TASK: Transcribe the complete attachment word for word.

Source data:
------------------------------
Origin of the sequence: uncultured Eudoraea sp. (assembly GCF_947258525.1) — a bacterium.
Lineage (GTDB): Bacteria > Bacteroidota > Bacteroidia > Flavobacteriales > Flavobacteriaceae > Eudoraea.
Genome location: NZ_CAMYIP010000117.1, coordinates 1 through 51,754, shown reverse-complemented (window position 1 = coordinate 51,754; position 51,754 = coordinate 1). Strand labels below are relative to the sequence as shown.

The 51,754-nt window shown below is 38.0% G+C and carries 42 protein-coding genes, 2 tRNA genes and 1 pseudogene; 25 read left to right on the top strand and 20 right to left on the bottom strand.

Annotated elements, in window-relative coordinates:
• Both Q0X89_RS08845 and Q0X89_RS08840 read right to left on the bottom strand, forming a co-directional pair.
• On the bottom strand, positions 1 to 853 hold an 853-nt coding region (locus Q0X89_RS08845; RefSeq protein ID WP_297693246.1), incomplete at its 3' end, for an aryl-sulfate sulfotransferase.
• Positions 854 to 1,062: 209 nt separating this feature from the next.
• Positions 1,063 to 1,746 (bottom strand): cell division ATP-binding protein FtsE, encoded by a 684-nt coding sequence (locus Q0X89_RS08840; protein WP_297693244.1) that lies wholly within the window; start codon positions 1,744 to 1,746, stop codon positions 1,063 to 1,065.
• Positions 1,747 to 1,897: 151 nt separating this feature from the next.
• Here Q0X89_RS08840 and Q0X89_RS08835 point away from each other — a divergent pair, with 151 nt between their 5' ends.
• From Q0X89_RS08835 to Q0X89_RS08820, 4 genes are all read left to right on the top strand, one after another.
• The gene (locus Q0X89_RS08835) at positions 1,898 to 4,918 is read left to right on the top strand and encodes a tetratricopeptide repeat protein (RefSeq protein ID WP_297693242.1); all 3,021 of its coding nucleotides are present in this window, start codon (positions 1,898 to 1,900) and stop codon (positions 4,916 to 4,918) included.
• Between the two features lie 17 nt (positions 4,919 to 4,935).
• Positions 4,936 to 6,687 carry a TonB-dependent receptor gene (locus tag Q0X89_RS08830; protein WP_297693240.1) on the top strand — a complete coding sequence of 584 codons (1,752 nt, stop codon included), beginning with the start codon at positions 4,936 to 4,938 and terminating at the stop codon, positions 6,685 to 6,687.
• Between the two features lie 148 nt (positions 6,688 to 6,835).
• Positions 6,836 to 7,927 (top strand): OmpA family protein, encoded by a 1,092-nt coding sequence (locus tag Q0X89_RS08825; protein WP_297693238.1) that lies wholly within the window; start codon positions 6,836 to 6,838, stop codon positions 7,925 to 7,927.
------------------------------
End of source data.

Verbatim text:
Origin of the sequence: uncultured Eudoraea sp. (assembly GCF_947258525.1) — a bacterium.
Lineage (GTDB): Bacteria > Bacteroidota > Bacteroidia > Flavobacteriales > Flavobacteriaceae > Eudoraea.
Genome location: NZ_CAMYIP010000117.1, coordinates 1 through 51,754, shown reverse-complemented (window position 1 = coordinate 51,754; position 51,754 = coordinate 1). Strand labels below are relative to the sequence as shown.

The 51,754-nt window shown below is 38.0% G+C and carries 42 protein-coding genes, 2 tRNA genes and 1 pseudogene; 25 read left to right on the top strand and 20 right to left on the bottom strand.

Annotated elements, in window-relative coordinates:
• Both Q0X89_RS08845 and Q0X89_RS08840 read right to left on the bottom strand, forming a co-directional pair.
• On the bottom strand, positions 1 to 853 hold an 853-nt coding region (locus Q0X89_RS08845; RefSeq protein ID WP_297693246.1), incomplete at its 3' end, for an aryl-sulfate sulfotransferase.
• Positions 854 to 1,062: 209 nt separating this feature from the next.
• Positions 1,063 to 1,746 (bottom strand): cell division ATP-binding protein FtsE, encoded by a 684-nt coding sequence (locus Q0X89_RS08840; protein WP_297693244.1) that lies wholly within the window; start codon positions 1,744 to 1,746, stop codon positions 1,063 to 1,065.
• Positions 1,747 to 1,897: 151 nt separating this feature from the next.
• Here Q0X89_RS08840 and Q0X89_RS08835 point away from each other — a divergent pair, with 151 nt between their 5' ends.
• From Q0X89_RS08835 to Q0X89_RS08820, 4 genes are all read left to right on the top strand, one after another.
• The gene (locus Q0X89_RS08835) at positions 1,898 to 4,918 is read left to right on the top strand and encodes a tetratricopeptide repeat protein (RefSeq protein ID WP_297693242.1); all 3,021 of its coding nucleotides are present in this window, start codon (positions 1,898 to 1,900) and stop codon (positions 4,916 to 4,918) included.
• Between the two features lie 17 nt (positions 4,919 to 4,935).
• Positions 4,936 to 6,687 carry a TonB-dependent receptor gene (locus tag Q0X89_RS08830; protein WP_297693240.1) on the top strand — a complete coding sequence of 584 codons (1,752 nt, stop codon included), beginning with the start codon at positions 4,936 to 4,938 and terminating at the stop codon, positions 6,685 to 6,687.
• Between the two features lie 148 nt (positions 6,688 to 6,835).
• Positions 6,836 to 7,927 (top strand): OmpA family protein, encoded by a 1,092-nt coding sequence (locus tag Q0X89_RS08825; protein WP_297693238.1) that lies wholly within the window; start codon positions 6,836 to 6,838, stop codon positions 7,925 to 7,927.